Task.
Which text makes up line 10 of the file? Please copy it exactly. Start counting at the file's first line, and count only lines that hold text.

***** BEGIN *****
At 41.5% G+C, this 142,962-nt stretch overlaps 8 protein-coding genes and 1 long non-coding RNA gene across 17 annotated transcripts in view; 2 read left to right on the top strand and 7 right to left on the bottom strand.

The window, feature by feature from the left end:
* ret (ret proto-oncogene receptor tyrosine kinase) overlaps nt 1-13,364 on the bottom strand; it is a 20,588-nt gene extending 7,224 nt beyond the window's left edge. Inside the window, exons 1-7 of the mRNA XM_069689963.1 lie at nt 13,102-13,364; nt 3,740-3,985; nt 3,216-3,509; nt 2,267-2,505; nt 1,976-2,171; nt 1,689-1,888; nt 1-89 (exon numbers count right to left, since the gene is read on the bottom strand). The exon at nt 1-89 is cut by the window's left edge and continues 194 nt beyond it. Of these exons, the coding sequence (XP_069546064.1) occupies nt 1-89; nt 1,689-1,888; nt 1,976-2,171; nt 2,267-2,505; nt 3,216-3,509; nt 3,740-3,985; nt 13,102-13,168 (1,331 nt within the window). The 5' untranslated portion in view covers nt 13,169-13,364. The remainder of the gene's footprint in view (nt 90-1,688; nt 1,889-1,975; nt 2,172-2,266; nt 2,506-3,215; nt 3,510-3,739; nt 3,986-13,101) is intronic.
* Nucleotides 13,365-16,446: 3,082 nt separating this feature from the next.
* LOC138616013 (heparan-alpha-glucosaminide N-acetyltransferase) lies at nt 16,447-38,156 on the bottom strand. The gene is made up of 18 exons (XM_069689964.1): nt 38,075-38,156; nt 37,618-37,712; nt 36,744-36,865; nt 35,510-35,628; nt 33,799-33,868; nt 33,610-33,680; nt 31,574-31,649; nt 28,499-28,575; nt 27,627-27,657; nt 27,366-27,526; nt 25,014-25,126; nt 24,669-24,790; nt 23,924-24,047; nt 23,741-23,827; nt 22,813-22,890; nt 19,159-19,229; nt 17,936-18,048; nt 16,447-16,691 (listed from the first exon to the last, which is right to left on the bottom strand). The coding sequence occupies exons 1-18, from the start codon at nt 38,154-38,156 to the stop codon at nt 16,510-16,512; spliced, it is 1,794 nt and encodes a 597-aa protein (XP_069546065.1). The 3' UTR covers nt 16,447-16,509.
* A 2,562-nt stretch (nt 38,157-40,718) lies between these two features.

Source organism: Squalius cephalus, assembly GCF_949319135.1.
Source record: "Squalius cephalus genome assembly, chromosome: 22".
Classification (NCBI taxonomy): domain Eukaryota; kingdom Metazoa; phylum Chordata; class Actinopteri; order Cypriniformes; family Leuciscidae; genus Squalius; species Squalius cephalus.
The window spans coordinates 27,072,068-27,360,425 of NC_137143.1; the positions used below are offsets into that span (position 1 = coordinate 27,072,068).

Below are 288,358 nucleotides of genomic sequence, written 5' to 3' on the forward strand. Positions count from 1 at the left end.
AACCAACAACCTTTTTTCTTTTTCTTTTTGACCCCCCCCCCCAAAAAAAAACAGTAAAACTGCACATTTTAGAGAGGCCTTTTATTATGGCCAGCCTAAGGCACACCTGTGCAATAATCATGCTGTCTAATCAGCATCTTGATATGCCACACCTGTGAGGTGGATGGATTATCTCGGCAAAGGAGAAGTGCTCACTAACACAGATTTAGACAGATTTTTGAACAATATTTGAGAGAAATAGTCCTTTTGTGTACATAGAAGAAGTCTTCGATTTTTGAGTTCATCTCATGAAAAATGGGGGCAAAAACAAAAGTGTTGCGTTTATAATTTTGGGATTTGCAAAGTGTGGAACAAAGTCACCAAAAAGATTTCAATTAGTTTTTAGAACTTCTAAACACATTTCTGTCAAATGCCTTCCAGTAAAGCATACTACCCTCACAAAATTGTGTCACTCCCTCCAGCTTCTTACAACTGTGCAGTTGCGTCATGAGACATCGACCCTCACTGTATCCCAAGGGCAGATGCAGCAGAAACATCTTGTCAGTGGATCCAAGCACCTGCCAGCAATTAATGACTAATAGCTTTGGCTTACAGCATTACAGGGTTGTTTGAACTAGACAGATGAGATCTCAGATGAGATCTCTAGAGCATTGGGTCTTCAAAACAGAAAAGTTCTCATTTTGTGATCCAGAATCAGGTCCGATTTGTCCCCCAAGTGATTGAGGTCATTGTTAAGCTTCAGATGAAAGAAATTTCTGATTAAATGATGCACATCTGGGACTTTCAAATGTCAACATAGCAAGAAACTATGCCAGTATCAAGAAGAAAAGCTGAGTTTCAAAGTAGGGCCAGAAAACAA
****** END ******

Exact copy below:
The window spans coordinates 27,072,068-27,360,425 of NC_137143.1; the positions used below are offsets into that span (position 1 = coordinate 27,072,068).